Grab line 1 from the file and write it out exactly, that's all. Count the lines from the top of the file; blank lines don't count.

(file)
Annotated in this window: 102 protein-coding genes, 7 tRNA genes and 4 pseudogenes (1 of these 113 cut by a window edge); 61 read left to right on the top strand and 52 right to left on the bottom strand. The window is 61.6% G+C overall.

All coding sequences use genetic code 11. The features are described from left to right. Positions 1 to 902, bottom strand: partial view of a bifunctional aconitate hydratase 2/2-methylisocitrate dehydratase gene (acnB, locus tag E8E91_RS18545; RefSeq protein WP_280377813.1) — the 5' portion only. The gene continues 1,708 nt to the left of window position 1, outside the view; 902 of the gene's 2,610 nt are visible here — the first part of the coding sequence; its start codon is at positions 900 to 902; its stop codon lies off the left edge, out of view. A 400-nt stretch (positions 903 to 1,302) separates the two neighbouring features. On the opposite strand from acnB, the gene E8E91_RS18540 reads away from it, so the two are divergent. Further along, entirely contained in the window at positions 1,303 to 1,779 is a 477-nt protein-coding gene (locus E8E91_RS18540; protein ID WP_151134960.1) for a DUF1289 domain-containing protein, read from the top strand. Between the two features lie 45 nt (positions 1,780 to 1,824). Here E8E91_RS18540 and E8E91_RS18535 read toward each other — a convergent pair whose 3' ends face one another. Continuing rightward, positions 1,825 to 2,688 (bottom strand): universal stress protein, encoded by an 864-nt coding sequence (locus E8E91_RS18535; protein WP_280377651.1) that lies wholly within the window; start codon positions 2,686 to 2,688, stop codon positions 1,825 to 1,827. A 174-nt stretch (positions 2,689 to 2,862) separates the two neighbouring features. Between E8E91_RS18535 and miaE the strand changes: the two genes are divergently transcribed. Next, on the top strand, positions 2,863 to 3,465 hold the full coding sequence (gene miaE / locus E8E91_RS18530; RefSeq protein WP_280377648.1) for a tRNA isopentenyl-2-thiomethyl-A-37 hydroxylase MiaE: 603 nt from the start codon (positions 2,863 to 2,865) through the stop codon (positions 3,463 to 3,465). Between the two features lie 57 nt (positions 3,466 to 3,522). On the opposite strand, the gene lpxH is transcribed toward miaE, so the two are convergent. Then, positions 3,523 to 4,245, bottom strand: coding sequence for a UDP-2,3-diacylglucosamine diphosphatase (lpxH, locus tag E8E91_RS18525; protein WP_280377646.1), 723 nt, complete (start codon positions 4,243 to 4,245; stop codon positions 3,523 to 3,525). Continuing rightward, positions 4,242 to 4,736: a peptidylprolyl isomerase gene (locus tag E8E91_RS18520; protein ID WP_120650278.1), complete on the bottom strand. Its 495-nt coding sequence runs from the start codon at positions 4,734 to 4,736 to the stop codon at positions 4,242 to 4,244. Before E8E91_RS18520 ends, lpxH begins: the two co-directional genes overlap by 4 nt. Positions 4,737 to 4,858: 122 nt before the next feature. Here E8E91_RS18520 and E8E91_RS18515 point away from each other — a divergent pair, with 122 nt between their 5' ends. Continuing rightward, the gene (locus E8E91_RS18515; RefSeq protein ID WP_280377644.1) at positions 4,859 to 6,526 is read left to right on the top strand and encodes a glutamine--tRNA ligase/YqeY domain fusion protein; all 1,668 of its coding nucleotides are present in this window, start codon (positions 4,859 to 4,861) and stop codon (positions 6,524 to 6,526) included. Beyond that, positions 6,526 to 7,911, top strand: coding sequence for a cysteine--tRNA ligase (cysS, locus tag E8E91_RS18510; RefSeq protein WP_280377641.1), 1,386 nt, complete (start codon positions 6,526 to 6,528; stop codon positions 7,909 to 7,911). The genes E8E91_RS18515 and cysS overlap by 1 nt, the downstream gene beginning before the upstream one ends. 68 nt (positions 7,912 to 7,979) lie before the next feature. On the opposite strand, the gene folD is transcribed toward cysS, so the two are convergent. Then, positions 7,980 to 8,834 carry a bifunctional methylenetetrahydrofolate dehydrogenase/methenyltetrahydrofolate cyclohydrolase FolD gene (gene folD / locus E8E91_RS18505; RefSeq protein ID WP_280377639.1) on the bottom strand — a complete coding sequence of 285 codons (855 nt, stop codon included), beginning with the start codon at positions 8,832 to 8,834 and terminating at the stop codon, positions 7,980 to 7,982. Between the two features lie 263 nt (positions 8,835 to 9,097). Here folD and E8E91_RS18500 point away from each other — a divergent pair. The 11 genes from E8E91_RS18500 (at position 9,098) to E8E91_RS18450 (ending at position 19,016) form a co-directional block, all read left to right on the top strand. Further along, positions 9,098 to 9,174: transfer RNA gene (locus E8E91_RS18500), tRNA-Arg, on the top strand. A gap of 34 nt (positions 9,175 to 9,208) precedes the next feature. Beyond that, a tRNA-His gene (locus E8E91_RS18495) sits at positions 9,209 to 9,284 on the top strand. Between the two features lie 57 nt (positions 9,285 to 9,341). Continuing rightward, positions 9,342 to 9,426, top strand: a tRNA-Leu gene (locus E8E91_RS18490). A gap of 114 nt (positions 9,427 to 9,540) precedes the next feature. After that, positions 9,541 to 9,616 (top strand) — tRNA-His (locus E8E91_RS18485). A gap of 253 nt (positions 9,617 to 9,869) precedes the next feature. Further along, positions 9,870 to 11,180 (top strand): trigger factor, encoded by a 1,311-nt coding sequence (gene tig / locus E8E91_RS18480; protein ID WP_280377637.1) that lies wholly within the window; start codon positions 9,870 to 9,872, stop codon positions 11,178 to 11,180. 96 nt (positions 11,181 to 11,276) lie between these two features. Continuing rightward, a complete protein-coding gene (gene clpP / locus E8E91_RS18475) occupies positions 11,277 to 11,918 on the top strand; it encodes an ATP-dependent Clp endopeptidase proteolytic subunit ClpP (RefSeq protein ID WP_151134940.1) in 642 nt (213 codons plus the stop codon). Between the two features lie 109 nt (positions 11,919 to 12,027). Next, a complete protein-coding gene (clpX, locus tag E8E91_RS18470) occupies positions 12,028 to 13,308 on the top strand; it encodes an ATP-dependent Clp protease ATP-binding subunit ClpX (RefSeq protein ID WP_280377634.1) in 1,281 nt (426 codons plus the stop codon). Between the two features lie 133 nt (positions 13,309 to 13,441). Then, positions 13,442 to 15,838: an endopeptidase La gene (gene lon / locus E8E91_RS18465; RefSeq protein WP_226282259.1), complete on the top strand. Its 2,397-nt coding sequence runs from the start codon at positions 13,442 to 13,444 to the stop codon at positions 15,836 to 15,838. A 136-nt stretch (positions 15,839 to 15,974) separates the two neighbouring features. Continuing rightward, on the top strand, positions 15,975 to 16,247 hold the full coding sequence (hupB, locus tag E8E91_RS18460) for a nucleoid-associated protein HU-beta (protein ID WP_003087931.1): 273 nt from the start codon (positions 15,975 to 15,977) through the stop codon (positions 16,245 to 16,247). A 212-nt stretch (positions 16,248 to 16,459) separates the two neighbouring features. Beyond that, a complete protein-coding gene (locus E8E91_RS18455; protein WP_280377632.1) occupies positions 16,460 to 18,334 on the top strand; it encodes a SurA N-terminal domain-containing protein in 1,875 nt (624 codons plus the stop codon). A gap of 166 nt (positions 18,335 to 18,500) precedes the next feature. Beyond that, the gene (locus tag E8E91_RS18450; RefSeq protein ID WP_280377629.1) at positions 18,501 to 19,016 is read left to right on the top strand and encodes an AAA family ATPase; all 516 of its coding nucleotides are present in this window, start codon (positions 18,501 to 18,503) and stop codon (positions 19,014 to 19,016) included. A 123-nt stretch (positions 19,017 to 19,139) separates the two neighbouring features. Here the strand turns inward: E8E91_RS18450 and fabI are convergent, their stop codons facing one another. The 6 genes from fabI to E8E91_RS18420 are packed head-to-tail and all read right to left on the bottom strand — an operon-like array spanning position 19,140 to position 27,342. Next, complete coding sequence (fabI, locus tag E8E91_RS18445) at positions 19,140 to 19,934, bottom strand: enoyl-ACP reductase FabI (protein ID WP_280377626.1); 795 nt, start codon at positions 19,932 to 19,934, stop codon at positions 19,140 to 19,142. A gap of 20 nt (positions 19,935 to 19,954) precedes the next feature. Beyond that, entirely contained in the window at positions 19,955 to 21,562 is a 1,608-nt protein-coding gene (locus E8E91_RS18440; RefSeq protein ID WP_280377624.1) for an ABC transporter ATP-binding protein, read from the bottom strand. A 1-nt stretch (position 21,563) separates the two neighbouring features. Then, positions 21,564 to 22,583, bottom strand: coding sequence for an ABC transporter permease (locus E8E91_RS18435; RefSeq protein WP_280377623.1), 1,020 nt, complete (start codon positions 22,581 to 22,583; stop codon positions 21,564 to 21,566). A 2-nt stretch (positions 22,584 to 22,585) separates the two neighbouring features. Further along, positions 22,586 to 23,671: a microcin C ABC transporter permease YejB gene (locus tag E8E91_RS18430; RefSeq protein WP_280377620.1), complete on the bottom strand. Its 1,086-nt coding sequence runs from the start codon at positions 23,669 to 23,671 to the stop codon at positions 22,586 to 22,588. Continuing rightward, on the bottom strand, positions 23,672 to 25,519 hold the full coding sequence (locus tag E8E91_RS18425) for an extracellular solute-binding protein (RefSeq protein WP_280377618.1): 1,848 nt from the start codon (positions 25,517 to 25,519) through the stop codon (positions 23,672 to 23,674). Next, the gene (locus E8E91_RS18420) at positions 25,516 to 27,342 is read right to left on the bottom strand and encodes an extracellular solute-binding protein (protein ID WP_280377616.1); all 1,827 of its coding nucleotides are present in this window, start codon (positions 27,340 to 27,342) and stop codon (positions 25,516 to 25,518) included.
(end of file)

Annotated in this window: 102 protein-coding genes, 7 tRNA genes and 4 pseudogenes (1 of these 113 cut by a window edge); 61 read left to right on the top strand and 52 right to left on the bottom strand. The window is 61.6% G+C overall.